The process of quitting smoking can last for a lifetime. Though one may put down his or her cigarettes and never smoke again, the habits that compose the addiction can linger for years.
There are two major factors working against any smoker attempting to quit: the chemical addiction and the habit of smoking. In the past, there were not as many quitting aids available to the struggling ex-smoker. Today one can purchase over-the-counter drugs including Nicorette, the nicotine patch and nicotine lozenge pair at his or her local supermarket. Also available are prescription drugs such as Chantix and Wellbutrin, which in combination can reduce the craving for cigarettes and address the immediacy of cigarette smoking.
For most smokers though, the chemical inclination to smoke is much easier to address than the everyday r
outine of smoking.
“It takes seven times to make something a habit and on the average cigarette there are ten drags,” said Jodi Brawley, Assistant Director of Wellness and Marketing at Boise State who works as an health educator; specifically with breaking the habit of
“Pack-a-day smokers smoke 20 cigarettes in a pack; that’s 200 drags a day. There’s a lot of habit that goes along with that,”
Habits come in many forms.
Max Head, a junior majoring in international business, said, “I live by myself so it was so easy to wake up in the morning, brew the coffee, open the paper, then light
As well as habit, nicotine addiction has plenty of triggers for the average user. “Anything stress-inducing gave me the desire to have a cigarette,” Head said.
Though indoor smoking bans and regulations have increased over the years, smoking is still prevalent throughout the nation. For smokers, a difficult part of quitting comes with the access and acceptance of smoking. When someone is a smoker, he or she often feels a sense of community with other smokers and oftentimes has formed relationships with others because of the shared
“Three out of four people I lived in a house with smoked. It was really convenient and easy; it was a great way to socialize,” Head said.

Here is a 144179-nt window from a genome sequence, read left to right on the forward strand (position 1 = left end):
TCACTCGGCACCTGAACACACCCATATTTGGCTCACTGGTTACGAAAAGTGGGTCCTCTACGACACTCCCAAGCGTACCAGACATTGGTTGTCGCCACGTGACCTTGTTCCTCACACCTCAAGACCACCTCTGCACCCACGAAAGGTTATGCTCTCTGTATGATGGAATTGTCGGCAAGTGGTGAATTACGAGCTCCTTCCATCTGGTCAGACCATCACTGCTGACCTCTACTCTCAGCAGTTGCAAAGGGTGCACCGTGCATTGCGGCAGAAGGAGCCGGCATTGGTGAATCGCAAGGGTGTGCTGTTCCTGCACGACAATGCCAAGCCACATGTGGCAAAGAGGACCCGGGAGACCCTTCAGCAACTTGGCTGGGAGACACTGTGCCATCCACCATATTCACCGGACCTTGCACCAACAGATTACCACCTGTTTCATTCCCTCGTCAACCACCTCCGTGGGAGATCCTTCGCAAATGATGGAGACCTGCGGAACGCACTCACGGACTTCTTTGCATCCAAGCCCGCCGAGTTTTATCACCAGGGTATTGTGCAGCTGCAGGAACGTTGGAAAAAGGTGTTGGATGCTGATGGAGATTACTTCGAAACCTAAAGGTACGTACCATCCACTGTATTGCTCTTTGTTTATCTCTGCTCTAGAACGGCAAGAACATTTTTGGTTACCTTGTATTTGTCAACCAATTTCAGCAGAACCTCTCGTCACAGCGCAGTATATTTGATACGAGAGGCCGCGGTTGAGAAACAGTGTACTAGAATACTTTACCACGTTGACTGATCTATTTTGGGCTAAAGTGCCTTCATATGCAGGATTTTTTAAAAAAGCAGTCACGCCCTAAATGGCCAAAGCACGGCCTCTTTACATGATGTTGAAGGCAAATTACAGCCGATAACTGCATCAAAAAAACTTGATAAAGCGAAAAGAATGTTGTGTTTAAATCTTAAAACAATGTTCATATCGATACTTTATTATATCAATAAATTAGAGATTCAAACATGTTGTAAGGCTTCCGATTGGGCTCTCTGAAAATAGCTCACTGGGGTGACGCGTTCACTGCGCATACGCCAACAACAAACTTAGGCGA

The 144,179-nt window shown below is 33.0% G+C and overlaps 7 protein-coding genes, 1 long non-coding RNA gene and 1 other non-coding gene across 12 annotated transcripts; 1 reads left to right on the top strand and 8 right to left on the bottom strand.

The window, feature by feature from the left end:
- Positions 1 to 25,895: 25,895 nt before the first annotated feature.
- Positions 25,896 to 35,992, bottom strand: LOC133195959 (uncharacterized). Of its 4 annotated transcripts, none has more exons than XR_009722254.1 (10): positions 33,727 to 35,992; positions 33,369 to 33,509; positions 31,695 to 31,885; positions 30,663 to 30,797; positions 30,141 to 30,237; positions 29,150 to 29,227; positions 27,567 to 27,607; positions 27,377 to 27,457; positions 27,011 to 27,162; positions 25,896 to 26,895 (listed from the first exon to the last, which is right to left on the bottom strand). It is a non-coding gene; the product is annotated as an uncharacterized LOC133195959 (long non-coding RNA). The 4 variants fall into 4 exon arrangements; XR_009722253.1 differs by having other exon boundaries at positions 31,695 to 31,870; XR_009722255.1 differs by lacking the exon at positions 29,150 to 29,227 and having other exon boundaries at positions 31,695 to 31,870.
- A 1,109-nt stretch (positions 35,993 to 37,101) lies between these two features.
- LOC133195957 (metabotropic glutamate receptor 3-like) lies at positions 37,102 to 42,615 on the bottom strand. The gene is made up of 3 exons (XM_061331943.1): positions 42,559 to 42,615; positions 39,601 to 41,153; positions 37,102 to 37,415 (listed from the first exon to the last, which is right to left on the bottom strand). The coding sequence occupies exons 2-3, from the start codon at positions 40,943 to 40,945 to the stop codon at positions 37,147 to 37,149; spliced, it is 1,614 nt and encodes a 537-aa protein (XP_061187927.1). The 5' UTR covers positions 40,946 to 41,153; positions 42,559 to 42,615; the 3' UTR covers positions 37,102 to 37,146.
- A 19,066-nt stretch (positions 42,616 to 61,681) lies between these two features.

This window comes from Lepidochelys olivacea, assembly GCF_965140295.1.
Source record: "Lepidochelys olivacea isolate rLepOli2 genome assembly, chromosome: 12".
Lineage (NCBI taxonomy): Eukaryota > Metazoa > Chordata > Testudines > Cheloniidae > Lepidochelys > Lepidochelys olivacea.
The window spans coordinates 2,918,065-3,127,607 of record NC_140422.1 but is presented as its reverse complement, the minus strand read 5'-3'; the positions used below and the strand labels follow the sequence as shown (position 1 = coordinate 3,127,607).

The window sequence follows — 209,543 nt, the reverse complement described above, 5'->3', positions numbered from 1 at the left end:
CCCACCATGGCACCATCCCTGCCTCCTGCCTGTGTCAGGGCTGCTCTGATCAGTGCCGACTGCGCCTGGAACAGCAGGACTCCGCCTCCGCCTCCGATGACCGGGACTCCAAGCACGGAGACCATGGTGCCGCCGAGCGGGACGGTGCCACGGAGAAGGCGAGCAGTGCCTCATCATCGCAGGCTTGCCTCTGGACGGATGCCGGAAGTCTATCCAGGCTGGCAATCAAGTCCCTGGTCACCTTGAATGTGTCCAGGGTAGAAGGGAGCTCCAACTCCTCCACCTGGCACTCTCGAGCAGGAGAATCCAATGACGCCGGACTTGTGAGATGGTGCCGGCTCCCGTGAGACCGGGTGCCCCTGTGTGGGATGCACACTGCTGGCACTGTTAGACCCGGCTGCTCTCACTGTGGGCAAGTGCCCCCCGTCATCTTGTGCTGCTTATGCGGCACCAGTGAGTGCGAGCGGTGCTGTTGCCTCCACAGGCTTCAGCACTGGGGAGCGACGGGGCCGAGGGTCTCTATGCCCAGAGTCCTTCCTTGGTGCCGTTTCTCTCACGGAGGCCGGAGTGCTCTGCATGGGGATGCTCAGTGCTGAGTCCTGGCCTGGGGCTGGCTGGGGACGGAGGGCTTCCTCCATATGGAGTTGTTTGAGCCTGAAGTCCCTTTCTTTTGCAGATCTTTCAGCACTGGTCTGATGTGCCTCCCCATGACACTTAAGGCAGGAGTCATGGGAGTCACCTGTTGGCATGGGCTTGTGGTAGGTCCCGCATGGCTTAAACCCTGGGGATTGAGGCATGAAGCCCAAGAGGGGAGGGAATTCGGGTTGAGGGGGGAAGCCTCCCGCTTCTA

Friendships, romances and even job opportunities can all manifest by way of smoking. When quitting, however, one is often isolated. Those in the process of quitting lose access to a community that welcomed them before. As a smoker, one can be a part of something where the only initiation necessary is a smoking habit; as someone quitting smoking, it can be difficult not to consider oneself
Fortunately, there are options. Located inside the Norco Building there is a team of specialists who meet with students and staff once a week and work with them directly in order to break the behaviors and habit of smoking. Some people using the Tobacco Cessation Classes at the Wellness Center can spend up to three months avoiding the behaviors associated with smoking in order to arrive at their actual “quit day.”
“I spend a lot of time talking to people about what behaviors go along with their smoking: anything from ‘you get out of bed, you flip the coffee machine on, you grab for your cigarettes.’ Your brain is sending you these signals, and we have to break those up if you’re going to quit,” Brawley said.
Whatever the reason may be, quitting is a long and arduous process. Some people pick it up again after years, some people smoke alternating years and others have been in the process of quitting for months. Either way, it is important for students to know they are not alone; there are resources available whether be drugs or behavioral counseling.
“It all depends on the person’s readiness to change,” Brawley said.
Available through the Tobacco Cessation program.
For students and staff at the Norco Building—at little or no cost (depending on one’s insurance).
Walk-ins are welcome or students can contact Wellness Services at 426-5686 or firstname.lastname@example.org to set an appointment.